Athens is one of the oldest inhabited cities in the world. It knew the greatness of Greek civilization, but also to the prosperity and decline brought by its conquerors. Its tumultuous past is reflected throughout its archaeological sites, museums, and streets. That is why learning a bit about the history of Athens can be useful before traveling to the mighty Greek Capital.
The birth of Athens
The Acropolis Hill was inhabited in the Neolithic period, from around 3000 BC. It started turning into a city during its fortification by the people of the Mycenae civilization. They arrived here around 1400 BC, from an island located in southeastern Greece.
The Golden Age
In the 6th and 5th centuries BC, the state-city turned into a colonial power. Under the rule of Pericles, between 495 and 429 BC, Athens enjoyed its Golden Age. This is when the Parthenon, the Erechteion, and the Temple of Athena Nike were built. Athens continued to flourish up to the Peloponnesian War.
Under the Romans
Athens was under the rule of the Romans for 5 centuries, starting with 146 BC. Emperor Hadrian admired the Greek culture and he projected many buildings together with Herodes Atticus. The good relations between the Athenians and the Romans took a bad turn when the Athenians wanted their independence, in 86 BC.
The Byzantine Period
When the Roman Empire was split in 395, Athens belonged to the Eastern side. Thus, it was a part of the Byzantine Empire. This is when pagan temples were turned into churches, which we can still see in Athens up to this day.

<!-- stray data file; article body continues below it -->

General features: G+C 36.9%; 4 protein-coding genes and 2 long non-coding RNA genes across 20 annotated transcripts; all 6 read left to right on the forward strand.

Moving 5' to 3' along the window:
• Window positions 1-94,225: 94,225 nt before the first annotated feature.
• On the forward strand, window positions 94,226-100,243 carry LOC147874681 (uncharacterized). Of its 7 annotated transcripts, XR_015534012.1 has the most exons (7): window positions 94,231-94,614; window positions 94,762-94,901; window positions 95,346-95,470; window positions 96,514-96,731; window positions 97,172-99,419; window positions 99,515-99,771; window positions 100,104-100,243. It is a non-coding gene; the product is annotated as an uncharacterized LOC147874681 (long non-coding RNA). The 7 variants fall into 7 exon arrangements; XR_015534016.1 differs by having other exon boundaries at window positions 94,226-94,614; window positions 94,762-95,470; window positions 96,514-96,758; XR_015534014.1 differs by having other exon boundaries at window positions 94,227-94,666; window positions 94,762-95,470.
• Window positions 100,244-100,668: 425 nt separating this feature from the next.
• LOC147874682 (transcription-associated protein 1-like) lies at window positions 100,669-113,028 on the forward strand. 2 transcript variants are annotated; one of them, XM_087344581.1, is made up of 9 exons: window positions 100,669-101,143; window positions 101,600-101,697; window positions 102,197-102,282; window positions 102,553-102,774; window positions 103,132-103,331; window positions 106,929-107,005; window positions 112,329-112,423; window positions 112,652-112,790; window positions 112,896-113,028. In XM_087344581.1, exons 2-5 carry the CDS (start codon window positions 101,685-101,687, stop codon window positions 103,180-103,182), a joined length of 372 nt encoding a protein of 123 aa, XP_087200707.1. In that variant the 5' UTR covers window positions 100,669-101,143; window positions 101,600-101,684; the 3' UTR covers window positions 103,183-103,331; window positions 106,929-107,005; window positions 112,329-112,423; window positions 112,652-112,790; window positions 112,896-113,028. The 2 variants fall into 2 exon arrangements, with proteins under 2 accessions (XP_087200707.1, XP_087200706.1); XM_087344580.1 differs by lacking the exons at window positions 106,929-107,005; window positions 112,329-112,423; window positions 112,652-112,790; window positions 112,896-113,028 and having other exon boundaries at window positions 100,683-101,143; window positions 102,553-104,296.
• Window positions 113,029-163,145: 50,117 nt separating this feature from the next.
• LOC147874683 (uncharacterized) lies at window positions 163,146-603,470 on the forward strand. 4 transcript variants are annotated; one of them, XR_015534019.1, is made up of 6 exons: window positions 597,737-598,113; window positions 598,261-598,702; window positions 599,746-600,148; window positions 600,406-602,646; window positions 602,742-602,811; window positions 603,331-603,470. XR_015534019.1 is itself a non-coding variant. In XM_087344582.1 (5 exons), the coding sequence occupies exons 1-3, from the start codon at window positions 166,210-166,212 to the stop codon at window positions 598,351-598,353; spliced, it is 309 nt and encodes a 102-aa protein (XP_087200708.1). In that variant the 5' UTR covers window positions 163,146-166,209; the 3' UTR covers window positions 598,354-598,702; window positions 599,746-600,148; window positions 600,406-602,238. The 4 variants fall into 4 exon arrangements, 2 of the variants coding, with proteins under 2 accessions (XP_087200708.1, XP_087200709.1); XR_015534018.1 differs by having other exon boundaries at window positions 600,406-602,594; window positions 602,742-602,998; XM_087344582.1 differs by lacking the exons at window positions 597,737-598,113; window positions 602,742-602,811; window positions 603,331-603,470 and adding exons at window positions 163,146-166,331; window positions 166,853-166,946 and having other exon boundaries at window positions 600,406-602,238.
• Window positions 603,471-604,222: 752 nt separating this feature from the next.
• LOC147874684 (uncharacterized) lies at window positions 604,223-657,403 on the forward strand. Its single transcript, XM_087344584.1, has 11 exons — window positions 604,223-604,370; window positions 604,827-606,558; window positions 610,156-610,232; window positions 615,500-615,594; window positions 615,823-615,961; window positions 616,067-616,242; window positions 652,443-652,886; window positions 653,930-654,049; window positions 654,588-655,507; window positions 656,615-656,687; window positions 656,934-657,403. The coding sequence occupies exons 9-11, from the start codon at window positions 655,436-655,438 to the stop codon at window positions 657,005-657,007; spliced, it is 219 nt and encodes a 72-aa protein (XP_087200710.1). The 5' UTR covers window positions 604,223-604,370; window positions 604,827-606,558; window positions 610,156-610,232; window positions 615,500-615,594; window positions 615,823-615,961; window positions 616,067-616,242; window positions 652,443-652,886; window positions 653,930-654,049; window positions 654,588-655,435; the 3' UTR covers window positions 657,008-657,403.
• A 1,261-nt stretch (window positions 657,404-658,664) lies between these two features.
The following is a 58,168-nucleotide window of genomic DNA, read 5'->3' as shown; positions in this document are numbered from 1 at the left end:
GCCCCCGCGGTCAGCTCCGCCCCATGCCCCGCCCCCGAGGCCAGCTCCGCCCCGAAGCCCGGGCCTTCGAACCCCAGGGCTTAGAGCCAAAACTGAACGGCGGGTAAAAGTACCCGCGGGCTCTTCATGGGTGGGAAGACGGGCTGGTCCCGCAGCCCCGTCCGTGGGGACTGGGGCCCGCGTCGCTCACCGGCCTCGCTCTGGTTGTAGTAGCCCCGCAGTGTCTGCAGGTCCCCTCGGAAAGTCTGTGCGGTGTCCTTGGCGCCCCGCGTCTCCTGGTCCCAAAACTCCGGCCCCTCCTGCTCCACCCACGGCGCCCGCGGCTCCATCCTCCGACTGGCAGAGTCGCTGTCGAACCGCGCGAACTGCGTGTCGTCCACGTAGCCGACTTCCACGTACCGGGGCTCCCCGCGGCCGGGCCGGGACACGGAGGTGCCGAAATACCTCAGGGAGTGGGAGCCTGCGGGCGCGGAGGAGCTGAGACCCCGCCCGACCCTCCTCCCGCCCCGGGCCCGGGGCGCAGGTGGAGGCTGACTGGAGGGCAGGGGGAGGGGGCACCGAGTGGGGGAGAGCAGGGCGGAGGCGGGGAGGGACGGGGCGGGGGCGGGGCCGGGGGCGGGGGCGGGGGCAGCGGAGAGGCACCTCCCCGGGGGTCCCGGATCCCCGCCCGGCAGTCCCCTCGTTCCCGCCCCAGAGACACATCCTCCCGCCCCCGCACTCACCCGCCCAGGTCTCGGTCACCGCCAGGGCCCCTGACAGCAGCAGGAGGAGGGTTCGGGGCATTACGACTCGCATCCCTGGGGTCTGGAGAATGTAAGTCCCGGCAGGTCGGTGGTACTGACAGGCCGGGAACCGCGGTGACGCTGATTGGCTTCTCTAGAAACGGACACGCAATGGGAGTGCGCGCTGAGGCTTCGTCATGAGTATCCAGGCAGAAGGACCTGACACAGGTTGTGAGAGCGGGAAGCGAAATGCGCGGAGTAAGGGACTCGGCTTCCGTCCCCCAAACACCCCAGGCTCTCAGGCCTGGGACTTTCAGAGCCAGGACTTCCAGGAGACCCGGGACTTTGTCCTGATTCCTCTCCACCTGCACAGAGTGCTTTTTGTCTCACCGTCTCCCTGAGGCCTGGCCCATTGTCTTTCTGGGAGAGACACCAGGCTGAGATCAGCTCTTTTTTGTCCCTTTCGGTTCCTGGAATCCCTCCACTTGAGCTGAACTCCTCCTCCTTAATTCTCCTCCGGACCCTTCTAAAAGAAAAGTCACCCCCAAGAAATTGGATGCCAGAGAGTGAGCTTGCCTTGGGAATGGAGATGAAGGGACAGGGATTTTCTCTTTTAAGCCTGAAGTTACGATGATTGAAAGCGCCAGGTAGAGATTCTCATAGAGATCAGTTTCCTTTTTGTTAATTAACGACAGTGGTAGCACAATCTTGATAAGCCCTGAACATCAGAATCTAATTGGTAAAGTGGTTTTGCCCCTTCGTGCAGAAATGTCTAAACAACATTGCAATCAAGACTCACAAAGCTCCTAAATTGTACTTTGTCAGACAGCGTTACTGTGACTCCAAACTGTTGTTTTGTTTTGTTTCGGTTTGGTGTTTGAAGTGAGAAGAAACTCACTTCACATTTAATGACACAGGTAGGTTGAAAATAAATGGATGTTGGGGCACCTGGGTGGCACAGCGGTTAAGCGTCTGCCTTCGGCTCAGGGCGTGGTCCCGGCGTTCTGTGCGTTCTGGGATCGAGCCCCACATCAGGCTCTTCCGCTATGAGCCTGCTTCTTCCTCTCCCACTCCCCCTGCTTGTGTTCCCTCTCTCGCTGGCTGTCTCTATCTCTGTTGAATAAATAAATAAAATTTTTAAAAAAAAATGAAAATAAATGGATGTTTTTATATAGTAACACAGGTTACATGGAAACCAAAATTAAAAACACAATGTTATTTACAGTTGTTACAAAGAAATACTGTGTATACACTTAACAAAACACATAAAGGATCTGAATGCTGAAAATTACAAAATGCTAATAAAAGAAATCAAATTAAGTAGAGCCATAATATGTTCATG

Under the Ottomans
The Ottomans conquered Athens in 1458. After this, for a brief period of time, Athens was under the occupation of the Venetians, after they bombarded the Parthenon. The city was degrading, and visitors from Central and Western Europe left with important historic artifacts at this time.
The War of Independence
With the support of Great Britain, France, and Russia, the Greeks raised against the Ottomans in 1821. Although the war ended 8 years later, the Ottomans remained on the Acropolis until 1834, when King Otto I took power. Athens became the Greek Capital, and it was rebuilt in a neoclassic style.
World War II
Greece entered the war in October 1940, and Athens was under German siege in April 1941. The swastika was raised on the Acropolis, while the Germans used the Grand Bretagne Hotel as their headquarters in the Greek Capital.
After World War II
After recovering from the aftereffects of World War II, Athens was heavily industrialized starting with 1950. This is also when people strongly migrated from the villages to the cities and the suburbia of Athens increased in size.
Under military rule
Georgios Papadopoulos‘s coup d’état in April 1967 marked the beginning of a military dictatorship, which lasted for 7 years. Students massively protested in November 1973 but were badly injured by the army. One year later, the military regime ended, after a failed attempt to occupy Cyprus.
In 1981, Greece joined the European Union. Switching from drachmas to euros caused economic instability which can still be felt up to this day. However, while Greece is struggling with its financial problems, Athens is quickly recovering and is currently at the beginning of its 4th Industrial Age.